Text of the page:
The Victoria and Albert Museum is perhaps the most underrated museum in London, at least from an American tourist point of view. There is so much good stuff to see and do in London that it often gets pushed to the bottom of the list, and then falls off the list as museum fatigue sets in. One of its many charms are the unusual Christmas trees they commission from artists. Past trees have been covered in crystals and fans, and one year the only decoration was one large angel.
This year’s tree is elegant and lovely. It is the creation of Danish designers Sophie Nielsen and Rolf Knudsen. Their partnership Studio Roso seeks to make work that “radiates the ephemeral nature of our environment.”
The “tree” is over 12 feet tall and is constructed of 1500 strands of elastic cord. Each individual strand was bundled into groups of ten, and within the bundles geometric shapes are suspended. The shapes reference both Christmas tree ornaments and “the crystalline structure of snowflakes and icicles.” The shadows that are created within the tree also reference the structure of a snowflake.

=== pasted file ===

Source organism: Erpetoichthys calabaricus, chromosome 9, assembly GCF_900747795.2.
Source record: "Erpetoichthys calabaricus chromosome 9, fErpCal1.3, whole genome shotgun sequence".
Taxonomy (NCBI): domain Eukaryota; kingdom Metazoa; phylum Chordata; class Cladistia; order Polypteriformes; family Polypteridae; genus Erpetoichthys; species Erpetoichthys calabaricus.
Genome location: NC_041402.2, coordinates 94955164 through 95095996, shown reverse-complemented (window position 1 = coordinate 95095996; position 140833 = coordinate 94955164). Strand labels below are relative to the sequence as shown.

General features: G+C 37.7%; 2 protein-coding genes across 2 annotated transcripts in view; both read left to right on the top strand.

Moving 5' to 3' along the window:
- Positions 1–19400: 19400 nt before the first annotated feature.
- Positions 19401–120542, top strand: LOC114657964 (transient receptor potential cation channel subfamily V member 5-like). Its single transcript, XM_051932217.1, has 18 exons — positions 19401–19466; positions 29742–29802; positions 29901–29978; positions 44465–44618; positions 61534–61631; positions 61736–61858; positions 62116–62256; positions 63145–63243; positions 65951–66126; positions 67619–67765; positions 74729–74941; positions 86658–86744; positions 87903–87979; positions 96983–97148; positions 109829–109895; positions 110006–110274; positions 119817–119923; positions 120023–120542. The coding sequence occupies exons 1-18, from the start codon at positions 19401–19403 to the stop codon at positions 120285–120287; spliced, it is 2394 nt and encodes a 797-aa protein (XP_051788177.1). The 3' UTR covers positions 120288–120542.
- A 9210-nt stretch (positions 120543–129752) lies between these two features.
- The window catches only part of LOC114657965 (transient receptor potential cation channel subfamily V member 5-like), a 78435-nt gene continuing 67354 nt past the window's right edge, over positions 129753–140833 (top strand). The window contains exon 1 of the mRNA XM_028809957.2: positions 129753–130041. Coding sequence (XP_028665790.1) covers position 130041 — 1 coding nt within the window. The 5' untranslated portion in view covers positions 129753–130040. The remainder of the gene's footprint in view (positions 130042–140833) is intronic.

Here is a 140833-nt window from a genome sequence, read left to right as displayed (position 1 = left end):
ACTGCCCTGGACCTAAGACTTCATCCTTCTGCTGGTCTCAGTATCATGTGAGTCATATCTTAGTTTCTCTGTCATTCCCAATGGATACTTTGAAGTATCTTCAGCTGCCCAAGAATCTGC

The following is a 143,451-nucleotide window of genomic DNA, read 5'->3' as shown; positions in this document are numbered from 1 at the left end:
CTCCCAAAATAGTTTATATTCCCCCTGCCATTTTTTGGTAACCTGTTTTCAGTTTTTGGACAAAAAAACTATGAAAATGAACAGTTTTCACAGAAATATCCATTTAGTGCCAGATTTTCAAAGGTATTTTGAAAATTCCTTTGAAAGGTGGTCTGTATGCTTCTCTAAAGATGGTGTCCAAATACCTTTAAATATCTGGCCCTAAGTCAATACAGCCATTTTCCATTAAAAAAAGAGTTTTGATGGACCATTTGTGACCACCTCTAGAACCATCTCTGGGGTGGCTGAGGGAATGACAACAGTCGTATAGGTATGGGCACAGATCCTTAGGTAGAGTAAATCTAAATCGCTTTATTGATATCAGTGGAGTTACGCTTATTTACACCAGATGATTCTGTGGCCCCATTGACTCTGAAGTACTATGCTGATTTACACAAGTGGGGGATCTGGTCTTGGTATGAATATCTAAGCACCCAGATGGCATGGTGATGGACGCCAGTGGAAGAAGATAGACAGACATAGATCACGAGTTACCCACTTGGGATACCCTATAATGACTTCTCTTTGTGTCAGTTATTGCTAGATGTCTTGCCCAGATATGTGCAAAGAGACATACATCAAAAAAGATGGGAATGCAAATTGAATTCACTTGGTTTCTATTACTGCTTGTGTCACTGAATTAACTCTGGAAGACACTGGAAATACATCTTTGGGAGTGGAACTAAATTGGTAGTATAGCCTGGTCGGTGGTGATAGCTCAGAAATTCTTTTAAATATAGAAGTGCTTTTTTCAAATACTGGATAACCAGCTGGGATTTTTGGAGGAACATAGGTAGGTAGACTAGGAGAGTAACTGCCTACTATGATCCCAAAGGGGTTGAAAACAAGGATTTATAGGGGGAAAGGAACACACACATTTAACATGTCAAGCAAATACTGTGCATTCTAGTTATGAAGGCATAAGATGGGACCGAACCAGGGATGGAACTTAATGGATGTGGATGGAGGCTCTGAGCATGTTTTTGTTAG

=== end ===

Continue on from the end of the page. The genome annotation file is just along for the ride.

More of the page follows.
The artist statement says they were inspired by the craft of bobbin lacing, which is used to create traditional Christmas decorations, but I think it is also reminiscent of Himmeli.
All images from the Studio Roso website.